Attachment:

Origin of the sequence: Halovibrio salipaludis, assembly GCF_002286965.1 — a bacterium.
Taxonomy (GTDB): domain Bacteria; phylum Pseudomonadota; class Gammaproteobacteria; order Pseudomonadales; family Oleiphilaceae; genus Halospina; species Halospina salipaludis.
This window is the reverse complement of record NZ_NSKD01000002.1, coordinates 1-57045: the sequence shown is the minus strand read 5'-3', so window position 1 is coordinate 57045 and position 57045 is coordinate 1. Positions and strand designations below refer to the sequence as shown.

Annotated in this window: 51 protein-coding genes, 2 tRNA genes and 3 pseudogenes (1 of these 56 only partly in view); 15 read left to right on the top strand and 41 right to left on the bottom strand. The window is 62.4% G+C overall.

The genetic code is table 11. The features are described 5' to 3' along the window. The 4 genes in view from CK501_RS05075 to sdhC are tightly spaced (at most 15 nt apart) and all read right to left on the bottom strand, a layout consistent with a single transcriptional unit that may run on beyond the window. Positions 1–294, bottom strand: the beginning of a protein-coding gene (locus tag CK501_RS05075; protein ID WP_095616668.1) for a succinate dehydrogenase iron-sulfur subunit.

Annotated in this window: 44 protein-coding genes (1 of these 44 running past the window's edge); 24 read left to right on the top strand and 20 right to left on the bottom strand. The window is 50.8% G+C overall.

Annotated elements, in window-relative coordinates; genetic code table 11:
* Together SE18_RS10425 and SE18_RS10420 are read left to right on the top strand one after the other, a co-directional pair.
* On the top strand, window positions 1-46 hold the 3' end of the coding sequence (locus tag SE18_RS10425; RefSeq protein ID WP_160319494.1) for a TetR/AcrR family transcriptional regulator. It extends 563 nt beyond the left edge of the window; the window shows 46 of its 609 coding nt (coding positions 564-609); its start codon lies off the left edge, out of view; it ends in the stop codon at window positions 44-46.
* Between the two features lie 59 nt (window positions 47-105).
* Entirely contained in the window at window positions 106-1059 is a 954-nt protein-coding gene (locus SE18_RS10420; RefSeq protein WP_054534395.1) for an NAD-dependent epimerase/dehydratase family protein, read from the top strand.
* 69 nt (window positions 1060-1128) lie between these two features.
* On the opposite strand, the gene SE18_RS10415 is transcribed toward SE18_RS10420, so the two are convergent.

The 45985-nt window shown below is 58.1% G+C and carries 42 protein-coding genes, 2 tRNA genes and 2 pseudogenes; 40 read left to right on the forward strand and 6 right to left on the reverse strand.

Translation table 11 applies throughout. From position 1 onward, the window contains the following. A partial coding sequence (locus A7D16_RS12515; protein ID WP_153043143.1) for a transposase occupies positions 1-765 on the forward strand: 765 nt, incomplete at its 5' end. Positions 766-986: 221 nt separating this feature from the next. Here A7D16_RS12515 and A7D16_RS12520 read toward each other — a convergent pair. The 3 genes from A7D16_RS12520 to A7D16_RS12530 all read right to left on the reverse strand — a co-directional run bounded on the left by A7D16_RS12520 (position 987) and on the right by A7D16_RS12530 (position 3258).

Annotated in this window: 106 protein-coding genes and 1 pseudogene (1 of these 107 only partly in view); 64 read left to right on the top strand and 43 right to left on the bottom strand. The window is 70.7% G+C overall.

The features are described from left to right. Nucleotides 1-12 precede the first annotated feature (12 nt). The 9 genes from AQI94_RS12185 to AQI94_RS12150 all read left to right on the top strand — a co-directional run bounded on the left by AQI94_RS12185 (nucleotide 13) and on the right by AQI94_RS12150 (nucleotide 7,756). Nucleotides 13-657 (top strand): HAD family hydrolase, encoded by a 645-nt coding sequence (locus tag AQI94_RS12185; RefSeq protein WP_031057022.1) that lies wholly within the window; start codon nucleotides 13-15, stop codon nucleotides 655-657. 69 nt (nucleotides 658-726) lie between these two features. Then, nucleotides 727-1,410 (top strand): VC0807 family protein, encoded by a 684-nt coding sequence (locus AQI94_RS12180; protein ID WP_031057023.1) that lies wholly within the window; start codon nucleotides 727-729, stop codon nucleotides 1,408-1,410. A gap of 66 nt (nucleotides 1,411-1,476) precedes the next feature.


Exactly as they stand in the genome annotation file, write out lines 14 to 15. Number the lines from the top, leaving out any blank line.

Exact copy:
The 45985-nt window shown below is 58.1% G+C and carries 42 protein-coding genes, 2 tRNA genes and 2 pseudogenes; 40 read left to right on the forward strand and 6 right to left on the reverse strand.

Translation table 11 applies throughout. From position 1 onward, the window contains the following. A partial coding sequence (locus A7D16_RS12515; protein ID WP_153043143.1) for a transposase occupies positions 1-765 on the forward strand: 765 nt, incomplete at its 5' end. Positions 766-986: 221 nt separating this feature from the next. Here A7D16_RS12515 and A7D16_RS12520 read toward each other — a convergent pair. The 3 genes from A7D16_RS12520 to A7D16_RS12530 all read right to left on the reverse strand — a co-directional run bounded on the left by A7D16_RS12520 (position 987) and on the right by A7D16_RS12530 (position 3258).